Milton Glaser, an innovative graphic designer, a fan of Bob Dylan’s silhouette and the creator of the logo “I Love NY,” passed away on his 91st birthday on Friday.
The reason behind his death was identified as stroke and previously Glaser had renal failure, The New York Times was informed by his wife Shirley.
New York Governor, Andrew Cuomo said, “We lost a brilliant designer and great New Yorker.” He also expressed his gratitude by saying, “What Milton Glaser gave to New York will long survive him.”
His logo on posters, banners, book covers, and advertisements was considered a more simple and subtle design of the 1960s. He was also the co-founder of the New York Magazine in the late 1960s along with Clay Felker.
The logo he created for free in 1977, aided in boosting New York’s image.
His subtle pictorial sense and influential designs were later on preserved and studied as a fine art by collectors. But he was not very profound in using the terminology art.
Glaser said, “What I’m suggesting is we eliminate the term art and call everything work,” the statement was delivered by him in the year 2000 in an Associated Press interview.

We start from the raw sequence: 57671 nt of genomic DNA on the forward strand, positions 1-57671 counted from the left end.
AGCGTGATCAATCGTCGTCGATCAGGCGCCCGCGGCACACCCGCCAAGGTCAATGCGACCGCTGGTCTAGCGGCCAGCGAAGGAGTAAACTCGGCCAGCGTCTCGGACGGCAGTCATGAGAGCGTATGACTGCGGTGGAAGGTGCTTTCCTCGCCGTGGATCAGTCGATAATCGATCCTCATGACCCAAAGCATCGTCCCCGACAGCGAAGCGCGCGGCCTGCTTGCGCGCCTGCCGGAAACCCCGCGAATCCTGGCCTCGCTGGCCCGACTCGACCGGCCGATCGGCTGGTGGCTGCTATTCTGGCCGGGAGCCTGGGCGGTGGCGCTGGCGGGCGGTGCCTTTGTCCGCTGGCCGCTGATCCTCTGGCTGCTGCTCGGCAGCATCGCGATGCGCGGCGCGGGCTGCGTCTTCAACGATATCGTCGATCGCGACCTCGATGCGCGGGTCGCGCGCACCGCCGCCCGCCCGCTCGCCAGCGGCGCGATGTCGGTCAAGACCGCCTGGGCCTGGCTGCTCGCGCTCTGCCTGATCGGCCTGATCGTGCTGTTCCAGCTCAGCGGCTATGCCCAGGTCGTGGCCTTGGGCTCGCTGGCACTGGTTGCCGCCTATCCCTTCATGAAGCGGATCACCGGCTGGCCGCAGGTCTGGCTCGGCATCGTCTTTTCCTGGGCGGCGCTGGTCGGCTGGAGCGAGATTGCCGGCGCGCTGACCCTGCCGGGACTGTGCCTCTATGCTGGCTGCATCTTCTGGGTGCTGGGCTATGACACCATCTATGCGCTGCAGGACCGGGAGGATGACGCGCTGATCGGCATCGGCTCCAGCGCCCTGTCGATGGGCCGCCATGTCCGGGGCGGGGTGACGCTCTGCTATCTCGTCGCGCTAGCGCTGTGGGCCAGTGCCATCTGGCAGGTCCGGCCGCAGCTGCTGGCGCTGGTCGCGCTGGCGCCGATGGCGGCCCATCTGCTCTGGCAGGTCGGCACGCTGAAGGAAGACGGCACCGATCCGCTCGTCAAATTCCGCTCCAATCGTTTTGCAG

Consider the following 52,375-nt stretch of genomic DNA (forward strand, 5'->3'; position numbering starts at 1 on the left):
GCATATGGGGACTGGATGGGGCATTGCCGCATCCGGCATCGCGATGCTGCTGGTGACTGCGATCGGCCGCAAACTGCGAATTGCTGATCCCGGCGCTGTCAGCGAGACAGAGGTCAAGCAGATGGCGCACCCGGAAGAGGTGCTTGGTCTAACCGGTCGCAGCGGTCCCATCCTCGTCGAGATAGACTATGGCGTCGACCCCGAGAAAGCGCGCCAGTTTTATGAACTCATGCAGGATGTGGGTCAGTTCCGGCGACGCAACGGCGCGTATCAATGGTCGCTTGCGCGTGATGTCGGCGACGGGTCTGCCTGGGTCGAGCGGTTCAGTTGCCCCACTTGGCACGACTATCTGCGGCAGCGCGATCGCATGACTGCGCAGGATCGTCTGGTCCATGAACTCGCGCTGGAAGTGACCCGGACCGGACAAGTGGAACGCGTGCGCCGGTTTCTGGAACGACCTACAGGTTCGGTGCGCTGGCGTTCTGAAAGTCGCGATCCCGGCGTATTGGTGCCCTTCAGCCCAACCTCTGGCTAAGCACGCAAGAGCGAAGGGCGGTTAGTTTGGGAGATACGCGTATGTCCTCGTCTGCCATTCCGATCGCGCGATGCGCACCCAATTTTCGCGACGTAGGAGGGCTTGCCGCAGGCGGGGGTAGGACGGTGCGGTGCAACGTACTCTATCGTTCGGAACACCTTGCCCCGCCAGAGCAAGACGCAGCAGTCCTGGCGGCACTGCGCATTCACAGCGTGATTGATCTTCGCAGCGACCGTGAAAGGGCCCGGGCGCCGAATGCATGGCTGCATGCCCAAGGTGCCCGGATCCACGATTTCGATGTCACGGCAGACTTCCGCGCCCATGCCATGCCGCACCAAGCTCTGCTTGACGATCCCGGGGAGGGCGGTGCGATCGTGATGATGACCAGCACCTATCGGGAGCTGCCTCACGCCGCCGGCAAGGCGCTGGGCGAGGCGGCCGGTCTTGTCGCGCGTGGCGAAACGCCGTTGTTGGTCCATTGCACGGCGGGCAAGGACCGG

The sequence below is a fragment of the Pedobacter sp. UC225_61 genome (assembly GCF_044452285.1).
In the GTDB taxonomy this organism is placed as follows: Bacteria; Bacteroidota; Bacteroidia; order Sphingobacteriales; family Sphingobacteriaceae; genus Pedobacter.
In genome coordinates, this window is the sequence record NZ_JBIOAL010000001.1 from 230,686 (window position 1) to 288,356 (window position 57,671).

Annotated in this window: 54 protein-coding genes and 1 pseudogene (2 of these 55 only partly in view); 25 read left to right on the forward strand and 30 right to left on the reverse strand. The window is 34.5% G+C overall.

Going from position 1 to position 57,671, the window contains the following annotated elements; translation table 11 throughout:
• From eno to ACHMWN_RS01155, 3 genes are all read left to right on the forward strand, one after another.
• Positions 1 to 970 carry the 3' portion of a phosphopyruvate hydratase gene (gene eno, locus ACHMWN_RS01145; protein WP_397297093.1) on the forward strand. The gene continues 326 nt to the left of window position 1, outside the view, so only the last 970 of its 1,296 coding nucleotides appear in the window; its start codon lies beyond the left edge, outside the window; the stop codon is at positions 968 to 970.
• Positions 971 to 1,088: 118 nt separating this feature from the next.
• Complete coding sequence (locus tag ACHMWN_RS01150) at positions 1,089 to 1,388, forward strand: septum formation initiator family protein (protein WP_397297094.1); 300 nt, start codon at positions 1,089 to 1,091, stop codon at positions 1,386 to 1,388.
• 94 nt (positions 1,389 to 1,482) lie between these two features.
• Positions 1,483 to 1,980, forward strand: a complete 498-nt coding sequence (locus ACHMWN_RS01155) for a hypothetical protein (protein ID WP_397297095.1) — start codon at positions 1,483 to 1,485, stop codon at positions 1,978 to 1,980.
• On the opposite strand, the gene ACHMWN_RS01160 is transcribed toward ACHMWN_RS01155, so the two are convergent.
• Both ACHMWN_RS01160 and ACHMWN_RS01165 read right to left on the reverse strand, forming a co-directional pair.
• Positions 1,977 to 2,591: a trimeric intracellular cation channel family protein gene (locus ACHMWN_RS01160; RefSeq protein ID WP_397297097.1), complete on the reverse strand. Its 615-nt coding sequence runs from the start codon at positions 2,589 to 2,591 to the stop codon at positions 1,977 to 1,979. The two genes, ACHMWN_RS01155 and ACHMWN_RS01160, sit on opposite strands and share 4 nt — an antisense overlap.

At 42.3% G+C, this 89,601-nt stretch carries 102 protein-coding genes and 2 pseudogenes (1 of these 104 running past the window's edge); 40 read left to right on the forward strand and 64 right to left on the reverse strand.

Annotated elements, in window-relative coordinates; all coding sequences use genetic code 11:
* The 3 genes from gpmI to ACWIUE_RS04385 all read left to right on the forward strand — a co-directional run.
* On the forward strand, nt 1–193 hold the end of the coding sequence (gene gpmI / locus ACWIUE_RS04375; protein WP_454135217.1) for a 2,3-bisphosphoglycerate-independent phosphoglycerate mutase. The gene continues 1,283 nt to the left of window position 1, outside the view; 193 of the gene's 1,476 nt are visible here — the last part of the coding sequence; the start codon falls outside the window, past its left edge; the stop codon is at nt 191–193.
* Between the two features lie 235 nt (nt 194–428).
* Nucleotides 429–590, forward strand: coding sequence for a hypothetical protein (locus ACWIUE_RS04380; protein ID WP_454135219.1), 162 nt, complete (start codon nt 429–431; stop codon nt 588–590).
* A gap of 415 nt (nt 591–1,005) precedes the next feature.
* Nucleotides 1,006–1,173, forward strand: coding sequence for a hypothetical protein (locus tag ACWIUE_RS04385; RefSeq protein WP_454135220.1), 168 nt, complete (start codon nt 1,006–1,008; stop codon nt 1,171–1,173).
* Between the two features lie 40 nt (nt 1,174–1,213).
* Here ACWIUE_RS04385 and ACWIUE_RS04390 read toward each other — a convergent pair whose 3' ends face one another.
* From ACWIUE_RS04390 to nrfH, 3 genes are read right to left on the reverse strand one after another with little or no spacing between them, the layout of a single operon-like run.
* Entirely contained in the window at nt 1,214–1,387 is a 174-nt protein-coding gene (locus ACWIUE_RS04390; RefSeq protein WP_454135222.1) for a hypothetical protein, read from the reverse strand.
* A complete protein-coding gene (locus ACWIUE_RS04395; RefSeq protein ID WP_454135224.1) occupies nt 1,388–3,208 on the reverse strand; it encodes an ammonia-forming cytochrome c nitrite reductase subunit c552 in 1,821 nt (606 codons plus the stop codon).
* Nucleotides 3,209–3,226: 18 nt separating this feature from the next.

“When it’s really extraordinary and moves it in a certain way, we call it great work. We call it good when it accomplishes a task, and we call it bad when it misses a target,” he further explains in his statement.
His eye-catching logo “I Love NY” was spun up as an element of an ad campaign that started in 1977 to improve the reputation of New York when the state’s headlines were occupied with a budget and crime-related troubles.
In the year 1966, he created an illustration of Bob Dylan, which was a black silhouette that illustrated his hair, budding in a range of colors putting up his message of the way to free your mind is letting your hair fly free.
The poster was ultimately added to Dylan’s Hit albums and that’s how it reached millions of fans. He also earned a lifetime achievement award in the year 2004 from the Cooper-Hewitt, a Smithsonian Design Museum.
He also received the National Medal of Arts in 2009.
“I just like to do everything, and I was always interested in seeing how far I could go in stretching the boundaries,” words by Glaser.